Integrated Farming Systems – Strip-Till is at the Foundation

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Published September 24, 2012 | By admin


Now that those of us who are looking at harvesting the 2012 crop, be it corn, soybeans, dry edibles or cotton we seem to have a common theme of thought – let’s look forward to next year.  Why?  The 2012 year just has a taste about it that is bitter and salty (salt due to all the sweat I think!).  As an agronomist I am reflecting how can we cope with anything like this in the future.  Several key measures come to mind; first off taking care of all the residue–  to not let it leave the field, use it to blanket the soil and hold valuable moisture.  How that is done with the corn fields that had three feet high shriveled stalks at best? Or beans that barely came up to the knee in height? If fall tillage is your only considered method (even in this super dry soil condition we are in right now), then look to strip-till or direct seed next spring.


The first benefit of strip-till is you can apply the needed dry fertilizers in a band this fall to those soils that call for it from your soil testing program. The P and K into a band is a long-time proven method that works to supply nutrients for the next crop.  It is much more difficult in the direct seeding method unless then you are banding it somehow with a knife (and then is that really direct seeding or no-till?)


Secondly, we want to leave crop residue, and minimize tearing it loose from the soil.  Every little bit of crop aftermath has a gaining effect for slow release of K, S, N and a little P back to the soil.  Residue protects the soil surface from oxidizing the readily broken-down carbon particles to the atmosphere. Those residues are like a blanket to reflect sunlight and cool the soils in the heat of the summer. Keeping the shallow portion of the root zone cool will help root function and water uptake so the plant can cope with the heat. Why?  When soils are far above 85 degrees F (28 C) roots are nearly stopped in function and the smaller diameter roots are dying.  Those small roots are incredibly important to nutrient uptake as well as soil moisture.  Residues are food for the microbial life and microorthopod insects in the upper 10 inches (25 cm) of the soil, maintaining the aftermath as long as possible feeds the soils inhabitants.  Residues do act like a plastic barrier to reduce evaporation of precious soil moisture that is drawn to the soil surface.  Every little twig, leaf, cellulosic fiber is worth maintaining on the soil surface in as long of a form and not all cut up into smaller pieces because we perceive they are unsightly and farming like that is untidy.


Third, minimizing tillage has far reaching benefit on soil moisture.  Each tillage pass releases soil moisture to the atmosphere and the loss of 0.75 of an inch (19mm) potentially.  What could all of us had with another 3 inches (75mm) of moisture? In some instances just another 20 days of watching in agony I am sure.  Consider the dollars spent in diesel to till, your time on the tractor, maybe a breakdown, overhead and more.


In some locales, it is said that broadcast fertilization is the only way to distribute commercial or organic manures. If I may, I challenge that way of thinking. It is obvious that roots do not grow on the ground surface, and research shows that roots can tolerate only so much heat and then they wither and die. Even gravity is a major factor in plants rooting. It was long-thought that tillage was the best way to mix nutrient products into the soil surface, spreading it all in a totally random fashion on the soil surface. But modern science shows that P and K products (as well as some of the micronutrients) move so little, and knowing that roots grow downward – how do we connect the dots folks?  Place these nutrients strategically in the path of where the plant roots will grow and we are developing the solution to the age old problem of feeding our plants to perform. Strip-tillage and methods of banding nutrients gives you the grower of foodstuffs, fiber and forage a better solution.  Along with this piece of the puzzle is selecting the right hybrid to fit your soils, management, fertility program and weed control system.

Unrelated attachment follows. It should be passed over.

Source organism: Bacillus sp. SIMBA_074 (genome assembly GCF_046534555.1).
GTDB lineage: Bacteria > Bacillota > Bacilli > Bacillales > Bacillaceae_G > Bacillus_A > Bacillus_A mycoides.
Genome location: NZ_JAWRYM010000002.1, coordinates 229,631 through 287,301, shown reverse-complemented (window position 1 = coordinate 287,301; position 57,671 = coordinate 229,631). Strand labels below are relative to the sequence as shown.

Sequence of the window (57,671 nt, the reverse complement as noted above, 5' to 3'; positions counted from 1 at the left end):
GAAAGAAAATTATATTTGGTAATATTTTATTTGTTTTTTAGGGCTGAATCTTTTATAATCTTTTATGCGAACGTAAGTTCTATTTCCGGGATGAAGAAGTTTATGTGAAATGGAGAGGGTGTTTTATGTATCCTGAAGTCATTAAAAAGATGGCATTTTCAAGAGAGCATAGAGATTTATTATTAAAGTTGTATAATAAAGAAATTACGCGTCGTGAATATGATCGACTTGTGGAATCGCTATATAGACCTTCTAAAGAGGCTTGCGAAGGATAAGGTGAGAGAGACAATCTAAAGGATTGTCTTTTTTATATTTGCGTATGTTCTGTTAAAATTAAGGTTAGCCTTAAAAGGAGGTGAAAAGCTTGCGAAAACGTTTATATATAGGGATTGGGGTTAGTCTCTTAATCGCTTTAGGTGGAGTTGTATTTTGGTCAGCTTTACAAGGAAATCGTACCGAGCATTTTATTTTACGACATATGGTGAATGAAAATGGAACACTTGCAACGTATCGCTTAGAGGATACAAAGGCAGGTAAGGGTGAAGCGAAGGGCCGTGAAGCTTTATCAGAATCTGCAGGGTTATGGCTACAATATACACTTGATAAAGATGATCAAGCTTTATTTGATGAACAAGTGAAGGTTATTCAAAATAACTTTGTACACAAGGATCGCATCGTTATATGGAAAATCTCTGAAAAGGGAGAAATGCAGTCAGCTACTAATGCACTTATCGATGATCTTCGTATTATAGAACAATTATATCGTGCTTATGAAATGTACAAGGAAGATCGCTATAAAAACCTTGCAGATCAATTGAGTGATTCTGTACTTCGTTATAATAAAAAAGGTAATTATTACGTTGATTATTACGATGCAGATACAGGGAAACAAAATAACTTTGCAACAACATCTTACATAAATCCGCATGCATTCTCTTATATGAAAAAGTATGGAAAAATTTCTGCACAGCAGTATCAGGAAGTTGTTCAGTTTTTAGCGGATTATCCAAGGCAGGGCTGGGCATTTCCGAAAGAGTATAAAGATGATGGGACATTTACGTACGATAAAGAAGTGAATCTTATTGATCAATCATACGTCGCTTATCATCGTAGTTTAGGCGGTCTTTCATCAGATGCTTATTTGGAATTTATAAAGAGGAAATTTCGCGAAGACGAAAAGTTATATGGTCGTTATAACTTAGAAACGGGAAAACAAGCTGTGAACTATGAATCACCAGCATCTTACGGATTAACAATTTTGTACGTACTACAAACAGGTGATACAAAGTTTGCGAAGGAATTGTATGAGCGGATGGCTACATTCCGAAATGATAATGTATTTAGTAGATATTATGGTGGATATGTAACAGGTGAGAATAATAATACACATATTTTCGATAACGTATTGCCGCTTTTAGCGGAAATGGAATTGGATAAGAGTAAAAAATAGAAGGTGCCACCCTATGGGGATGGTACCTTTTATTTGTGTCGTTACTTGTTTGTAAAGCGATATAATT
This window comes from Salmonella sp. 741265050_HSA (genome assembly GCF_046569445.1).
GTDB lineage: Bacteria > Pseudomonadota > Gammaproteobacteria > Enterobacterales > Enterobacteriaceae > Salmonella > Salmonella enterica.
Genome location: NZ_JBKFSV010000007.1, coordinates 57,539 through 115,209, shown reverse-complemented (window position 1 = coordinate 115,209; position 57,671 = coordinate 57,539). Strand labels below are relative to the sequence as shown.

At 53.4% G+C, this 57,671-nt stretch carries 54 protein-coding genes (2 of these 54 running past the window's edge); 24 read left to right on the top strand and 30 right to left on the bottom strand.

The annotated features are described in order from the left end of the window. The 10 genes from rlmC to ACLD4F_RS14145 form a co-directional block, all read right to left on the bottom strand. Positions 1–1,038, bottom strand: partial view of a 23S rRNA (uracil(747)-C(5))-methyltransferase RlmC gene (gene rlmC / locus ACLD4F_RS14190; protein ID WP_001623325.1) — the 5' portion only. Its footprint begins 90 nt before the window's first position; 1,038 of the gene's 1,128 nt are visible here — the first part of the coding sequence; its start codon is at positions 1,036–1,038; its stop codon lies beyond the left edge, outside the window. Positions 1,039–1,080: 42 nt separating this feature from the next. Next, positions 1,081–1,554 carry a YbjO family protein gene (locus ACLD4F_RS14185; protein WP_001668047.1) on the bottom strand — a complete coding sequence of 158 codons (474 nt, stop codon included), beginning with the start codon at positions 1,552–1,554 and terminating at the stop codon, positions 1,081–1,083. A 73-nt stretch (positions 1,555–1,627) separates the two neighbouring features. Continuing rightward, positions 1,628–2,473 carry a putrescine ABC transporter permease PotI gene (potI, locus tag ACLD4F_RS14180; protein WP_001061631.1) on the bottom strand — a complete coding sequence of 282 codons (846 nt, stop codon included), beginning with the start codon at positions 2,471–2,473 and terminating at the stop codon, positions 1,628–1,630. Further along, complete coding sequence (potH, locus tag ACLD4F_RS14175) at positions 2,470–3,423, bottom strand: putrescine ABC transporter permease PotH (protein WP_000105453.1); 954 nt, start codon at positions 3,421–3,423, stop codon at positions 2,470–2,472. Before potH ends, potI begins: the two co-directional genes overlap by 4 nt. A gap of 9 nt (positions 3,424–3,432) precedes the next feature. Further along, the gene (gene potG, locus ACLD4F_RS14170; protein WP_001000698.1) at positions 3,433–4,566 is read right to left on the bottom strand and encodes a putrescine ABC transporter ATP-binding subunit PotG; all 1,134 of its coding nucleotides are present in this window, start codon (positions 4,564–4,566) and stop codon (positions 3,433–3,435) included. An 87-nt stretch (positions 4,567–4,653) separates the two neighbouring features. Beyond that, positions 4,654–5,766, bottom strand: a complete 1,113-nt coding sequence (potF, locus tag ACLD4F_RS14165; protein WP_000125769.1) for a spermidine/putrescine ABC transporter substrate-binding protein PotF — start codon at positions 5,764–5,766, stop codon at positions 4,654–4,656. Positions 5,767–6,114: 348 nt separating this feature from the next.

Another piece of the puzzle to handle long duration dry periods (especially with maize / corn) is to look at hybrids with better genetic selectivity for handling heat stress and when pollination will occur. Now corn breeders have seen the effects of better selectivity for deeper rooting has been a help.  Getting the crop to have early vigor will make a positive difference too.  We are in a period of climate warming similar to what came after the last glacial period of 9,000 years ago – so our crop management techniques must adapt to cope with such.


Pest control, those venerable and pesky weeds are on the minds of growers everywhere. How do I control them from robbing moisture?  Indeed as an agronomist the weed species are a nuisance and bugger to deal with, whether they are many or few.  Herbicides and tillage or the lack of have their problems for farmers all over the globe.


One of the last facets of real integrated farming systems is water management. That does not only mean this important to the irrigated farmer, but also to the rain-fed farmer, the grower that relies upon the clouds to deliver precious moisture for the crops they grow.  Residues, minimizing tillage passes, keeping weeds controlled from taking all the soil moisture from our crops all play a strong role in this system.


More of us in the industry want growers to consider the great value of how to think of a fully integrated approach to be successful.


by:  Michael Petersen, Lead Agronomist for Orthman Mfg., Inc




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